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. Last Updated: 07/27/2016

Taxing Questions

The first of this month began tax amnesty season, a 10-month period that appears to be aimed at getting the tax delinquent to pay up in a "find us before we find you" drive.

But confusion and uncertainty enveloped the unveiling of the federal government's program in the weeks following its debut, with many -- including those responsible for helping with implementation -- struggling to understand the basic provisions as well as the more subtle nuances.

Dinar Akhmetov, a tax consultant for the ExpatCPA accounting firm, said tax authorities in Moscow told him they did not have any information about the tax amnesty in the first weeks after it began. Later, however, he was able to confirm that foreigners were included in the amnesty.

At the outset, it seems like a good offer -- one that federal and local governments around the world have successfully used to plug a gap in their budgets. The government is spared the time and energy of the hunt and chase -- and gains a cash windfall of sorts -- while the taxpayer eschews the possible legal action and penalties associated with nonpayment.

The mechanics of the amnesty work as follows: Taxpayers who wish to take part are supposed to calculate 13 percent -- the usual flat income tax rate -- of the income they intend to pay taxes on, and pay that amount into a special account through any bank. Keep the receipt for this transaction, because it is the document that demonstrates the taxes were, for all intents and purposes, paid.

What concerns many, however, is the level of safeguards or protections for taxpayers who take advantage of the government's offer. Some are hopeful that there is enough anonymity -- and a lack of specific information about the source of the income that is essentially being declared -- while others fear there may be a loophole that allows prosecution and late penalties down the road.

Ernst & Young, in a statement, described the conundrum as follows:

"Literally, the law states that taxpayers who made the tax payment in accordance with the law will be considered as taxpayers who 'have fulfilled their obligation in respect of tax payment and tax return filing.'"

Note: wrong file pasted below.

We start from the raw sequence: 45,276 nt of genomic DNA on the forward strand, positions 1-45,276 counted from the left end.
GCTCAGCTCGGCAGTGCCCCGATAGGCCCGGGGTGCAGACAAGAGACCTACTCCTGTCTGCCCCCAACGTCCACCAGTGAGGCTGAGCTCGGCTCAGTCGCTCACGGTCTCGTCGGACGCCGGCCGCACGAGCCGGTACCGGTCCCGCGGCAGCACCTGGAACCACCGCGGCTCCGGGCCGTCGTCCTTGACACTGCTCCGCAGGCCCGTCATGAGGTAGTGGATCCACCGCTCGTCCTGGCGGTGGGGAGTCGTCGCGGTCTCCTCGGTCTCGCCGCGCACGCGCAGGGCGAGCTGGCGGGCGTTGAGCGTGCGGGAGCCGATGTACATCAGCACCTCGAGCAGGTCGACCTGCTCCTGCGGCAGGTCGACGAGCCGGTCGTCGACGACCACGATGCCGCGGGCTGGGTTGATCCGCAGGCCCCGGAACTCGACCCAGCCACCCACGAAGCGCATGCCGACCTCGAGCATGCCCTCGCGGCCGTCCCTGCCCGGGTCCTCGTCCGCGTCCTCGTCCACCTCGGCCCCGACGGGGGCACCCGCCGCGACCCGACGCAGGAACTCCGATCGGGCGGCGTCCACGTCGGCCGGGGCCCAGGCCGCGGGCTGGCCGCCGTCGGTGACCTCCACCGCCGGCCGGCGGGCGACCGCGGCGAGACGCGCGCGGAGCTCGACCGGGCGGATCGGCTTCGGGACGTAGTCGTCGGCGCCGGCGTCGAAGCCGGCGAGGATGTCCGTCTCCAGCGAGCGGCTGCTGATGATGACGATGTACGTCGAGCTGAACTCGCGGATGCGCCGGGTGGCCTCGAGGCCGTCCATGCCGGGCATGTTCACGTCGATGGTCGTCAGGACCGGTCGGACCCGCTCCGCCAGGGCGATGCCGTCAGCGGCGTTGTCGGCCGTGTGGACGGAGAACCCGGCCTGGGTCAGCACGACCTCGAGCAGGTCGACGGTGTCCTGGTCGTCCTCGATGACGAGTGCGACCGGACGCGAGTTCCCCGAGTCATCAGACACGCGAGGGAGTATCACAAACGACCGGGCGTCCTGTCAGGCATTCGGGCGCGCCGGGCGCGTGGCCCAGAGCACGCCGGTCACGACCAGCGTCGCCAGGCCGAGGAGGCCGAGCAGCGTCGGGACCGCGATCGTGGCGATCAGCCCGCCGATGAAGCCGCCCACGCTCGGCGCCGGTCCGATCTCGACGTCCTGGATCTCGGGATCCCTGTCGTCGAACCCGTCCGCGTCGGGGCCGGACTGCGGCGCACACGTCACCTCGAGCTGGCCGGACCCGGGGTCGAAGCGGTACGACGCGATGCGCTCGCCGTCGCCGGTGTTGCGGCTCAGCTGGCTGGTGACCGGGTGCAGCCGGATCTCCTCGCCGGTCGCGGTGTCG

However, the statement continued, "the wording 'have timely fulfilled' would have been much more comforting and, therefore, the text of the law does not explicitly state that the late filing penalty and interest charges will not be applicable."

Vitaly Belousov / Itar-Tass
Others say fines cannot be charged if a taxpayer has paid his or her taxes before a tax inspection process has been started.
What Akhmetov and others, including Ernst & Young, point to is that there is little tracking information involved in the process of handing over the money through the bank. Since it is a lump sum that is paid, there is no indication about which year it applies to and what the source of income was, which can make it hard to prosecute.

"In my view, once the payment of 'declared tax amount' is made, [the] taxpayer is free from the tax responsible in [the] form of fines and default interest," Anna Lessova, a senior lawyer with LeBoeuf, Lamb, Greene & MacRae, said by e-mail.

Because of a law that's been in effect since 1999, the fines cannot be charged if the taxpayer has paid his taxes before the tax inspection has been started, she said.

"The default interest cannot be calculated because there is no obligation for the taxpayer to submit documents -- or information -- about [the] type of income or the period in which this income was received by the taxpayer."

While the amnesty applies to taxes going back to 2001, experts are advising that any payment be for the period from 2003 onward, as there is only a three-year window in which tax authorities can seek back payment.

Yury Mashkov / Itar-Tass
Some are concerned the amnesty law does not exclude penalties for late payment.
Also, the tax amnesty bill that passed underwent a series of amendments, and further changes could still take place in the next 10 months, so experts advise to wait a few months before going through with an amnesty payment.

"It would be almost inconceivable that anyone would put forward legislation like that with the intent of drawing people out and then hitting them with penalties, and my understanding is that other jurisdictions have done this successfully," said Tim Carty, a partner at Ernst & Young. "But the absence of clarity around the whole penalty issue is a matter of concern, and my view is that even though since March 1 people have been able to do this, it is perhaps better to wait until later in the year when there is more clarity."

Serious further repercussions for foreigners that choose to take up the amnesty offer are unlikely, he said.

In any case, those who choose to take advantage of the tax amnesty may have no choice but to wait; banks and accounting experts alike have been slow to receive the required account number.